The principle thus indicated is capable of wide application. Some earthquakes, such as those at Ischia in 1881 and 1883, are the direct consequence of volcanic disturbance; but these, though sometimes destructive, generally affect only limited districts. On the other hand, earthquakes which shake whole provinces, like those of Calabria, of Charleston and of Lisbon, are independent of eruptive centres. Both these types of disturbance affect Central America. Here the grouping of the volcanoes, which appear to be shifting their centres of discharge towards the Pacific, suggests a sinking of the coast in that direction. This ocean, indeed, may be a region of general subsidence. It is bordered by lines of lofty mountains, often associated with volcanoes. In the northern continent of America lies the triple series of the Rockies, the Sierra Nevada and the Coast Range, with occasional volcanic summits which become more numerous and active in approaching the Arctic region. Along the western side of the southern continent extends the great Andean chain, with its linear groups (in Ecuador, Peru and Chile) of volcanic mountains, few of which are now active, but some are the most lofty on the globe. The Pacific on its western side is bordered at intervals by lines of volcanoes, which here are more conspicuous than folded mountains. Their orifices may be traced on a curve from New Zealand through the Melanesian Islands to New Guinea, where the rents seem to separate, one branch sweeping round through Sumatra and the Andaman Islands, the middle and most important passing through the Philippines and Japan to Kamchatka, and the eastern, the least strongly marked, running through the Ladrones till it rejoins the second one. Volcanic islands also, often with a linear grouping, interrupt the surface of the Pacific, suggesting that the whole of that vast ocean is an area of comparatively recent collapse, associated with marginal foldings and extrusion of liquid material as a result of marginal pressure.

Similar concurrences, though that of earthquakes

cannot, of course, be proved, may be traced far back in regions of mountain-making. The Alps, for instance, exhibit old lines of faultings transverse to the trends of the present ranges, associated with extrusions of igneous matter. The highland region, which, during the Carboniferous period, occupied no small portion of their site, was disturbed in the Permian. A progressive collapse began, especially in the eastern half, which lasted through more than the Secondary era, causing those outbursts of red porphyries, followed by basic lavas and tuffs, and, by intrusive masses of igneous rocks, of which the Fassathal, to the east of Botzen, was the more immediate centre, though it affected a much wider area. But tangential thrusts, operating first at the beginning and then at the end of Miocene times, produced the chain now known as the Alps. This chain has been affected by lines of fracture and more gentle folding, which have a general NNE.-SSW. trend, and may possibly be associated with the peculiar southward curvation which becomes conspicuous in Savoy and may be followed to the Mediterranean.

That sea, in many places, tells a similar story-regions of progressive collapse, associated with volcanic disturbances, with subterranean intrusions of molten rock, and with an extra-marginal zone of folding and thrusting. Large as is the Mediterranean Sea, it is but a remnant of a far wider expanse of water, which in Mid-Eocene ages extended, probably without interruption, from southwestern England to China. Incidentally also this sea indicates that, in the long lapse of ages, the earth's crust has been subject to movements diverse in direction. During that part of the Cretaceous period, when chalk was being formed over parts of our islands and France, the sea, as proved by its deposits, was invading the lands forming its northern margin. But the Mid-Eocene sea trespassed also in the opposite direction; for in northern Africa, while a sandstone (not always present) is the only representative of the Cretaceous period, extensive beds of limestone, which often rest directly on ancient crystalline rocks, were left by the Mid-Eocene sea. This limestone, and even the more sandy beds into which it locally passes, can be readily recognised by the presence of an unusually large foraminifer, which, from its disc-like form,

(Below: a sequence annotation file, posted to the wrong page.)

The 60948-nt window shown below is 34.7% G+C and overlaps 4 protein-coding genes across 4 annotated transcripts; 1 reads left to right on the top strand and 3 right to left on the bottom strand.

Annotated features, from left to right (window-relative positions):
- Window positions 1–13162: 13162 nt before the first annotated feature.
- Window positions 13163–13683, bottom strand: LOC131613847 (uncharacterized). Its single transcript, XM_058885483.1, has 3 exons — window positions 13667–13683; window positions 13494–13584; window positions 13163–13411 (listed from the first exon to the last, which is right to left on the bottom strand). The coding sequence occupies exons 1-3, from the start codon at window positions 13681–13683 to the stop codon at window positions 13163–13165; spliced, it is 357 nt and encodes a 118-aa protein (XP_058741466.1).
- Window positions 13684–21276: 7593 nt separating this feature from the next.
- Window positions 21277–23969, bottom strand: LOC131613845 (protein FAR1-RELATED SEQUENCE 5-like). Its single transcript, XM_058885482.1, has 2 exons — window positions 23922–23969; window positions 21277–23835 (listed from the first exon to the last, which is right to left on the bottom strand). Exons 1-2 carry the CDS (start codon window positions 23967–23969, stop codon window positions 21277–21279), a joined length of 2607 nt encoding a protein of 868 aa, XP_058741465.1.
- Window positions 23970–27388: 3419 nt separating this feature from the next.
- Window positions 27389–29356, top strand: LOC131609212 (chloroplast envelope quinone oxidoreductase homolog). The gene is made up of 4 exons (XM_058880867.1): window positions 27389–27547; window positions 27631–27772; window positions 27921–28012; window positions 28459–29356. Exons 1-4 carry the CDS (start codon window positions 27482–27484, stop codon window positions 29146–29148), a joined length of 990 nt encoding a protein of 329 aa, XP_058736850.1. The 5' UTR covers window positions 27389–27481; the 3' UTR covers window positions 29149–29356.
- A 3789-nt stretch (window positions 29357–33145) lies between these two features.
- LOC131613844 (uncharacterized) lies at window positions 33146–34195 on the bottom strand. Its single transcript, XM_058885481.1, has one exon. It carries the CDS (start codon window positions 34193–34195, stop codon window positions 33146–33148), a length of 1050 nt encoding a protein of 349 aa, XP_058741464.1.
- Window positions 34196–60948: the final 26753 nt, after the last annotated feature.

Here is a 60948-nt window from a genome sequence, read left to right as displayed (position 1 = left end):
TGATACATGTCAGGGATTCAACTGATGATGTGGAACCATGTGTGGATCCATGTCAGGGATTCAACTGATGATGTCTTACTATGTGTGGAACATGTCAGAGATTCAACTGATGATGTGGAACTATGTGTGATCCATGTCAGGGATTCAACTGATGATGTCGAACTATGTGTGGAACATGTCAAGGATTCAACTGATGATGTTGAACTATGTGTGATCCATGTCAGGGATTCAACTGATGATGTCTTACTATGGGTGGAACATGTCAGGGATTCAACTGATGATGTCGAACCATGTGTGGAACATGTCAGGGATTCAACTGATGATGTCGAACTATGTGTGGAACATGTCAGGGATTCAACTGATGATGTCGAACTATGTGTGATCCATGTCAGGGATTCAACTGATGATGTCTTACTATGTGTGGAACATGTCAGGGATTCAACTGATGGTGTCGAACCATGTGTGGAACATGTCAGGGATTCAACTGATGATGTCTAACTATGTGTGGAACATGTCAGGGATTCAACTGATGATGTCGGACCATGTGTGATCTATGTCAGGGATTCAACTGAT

has received the name of nummulites. Abundant in the sandy clays on the shore of Bracklesham Bay, in Sussex, it has been raised in the Alps to a height of some 10,000 feet above sea-level, and to double that height (according to Suess) in the Karakoram Himalayas. The most conspicuous physical features in Europe-perhaps also in Asia-had no existence when these lowly organisms lived and died.

But this great expanse of salt water was comparatively short-lived, as geologists reckon time. It soon began to shrink, and after some oscillations distinctly contracted. Great earth movements were setting in, connected with the rise of the Alps and other nearly related mountain chains. It is at this point that the Professor enters on the history of the sea which was more directly the forerunner of the existing Mediterranean. He divides this into four stages. The first, corresponding generally with the Middle Miocene, has for its more northern representatives certain deposits in the French Rhone valley and the marine sandstone (Molasse) of Switzerland; and these, in some places, pass up into gypsiferous marls (Schlier) which afford the spectacle of a great expiring sea.' But the second stage, corresponding with the Upper Miocene, proves a movement of expansion. During it were deposited the Fahluns of Touraine, the Leithakalk near Vienna, and sundry strata in Baden, Hungary, Transylvania and Wallachia, ending in the Danube valley with a remarkable group of beds which the Professor designates the 'Sarmatian' stage. This deposit is interesting, for, though fossil mollusca are remarkably numerous, the number of species is comparatively small, probably not more than fifty. They prove that great changes in the conditions of life occurred during this second Mediterranean stage. In its earlier phase calcareous algæ, corals, bryozoa, echinoderms and foraminifers were abundant; and many of the molluscs represent genera now characteristic of subtropical seas. Practically none of these occur in the fauna of the Sarmatian phase, which indicates a temperate climate corresponding rather with that of the Black Sea than that of the present Mediterranean. The highest strata even became lacustrine, and may be said to foreshadow the Euxine and Aralo-Caspian basins.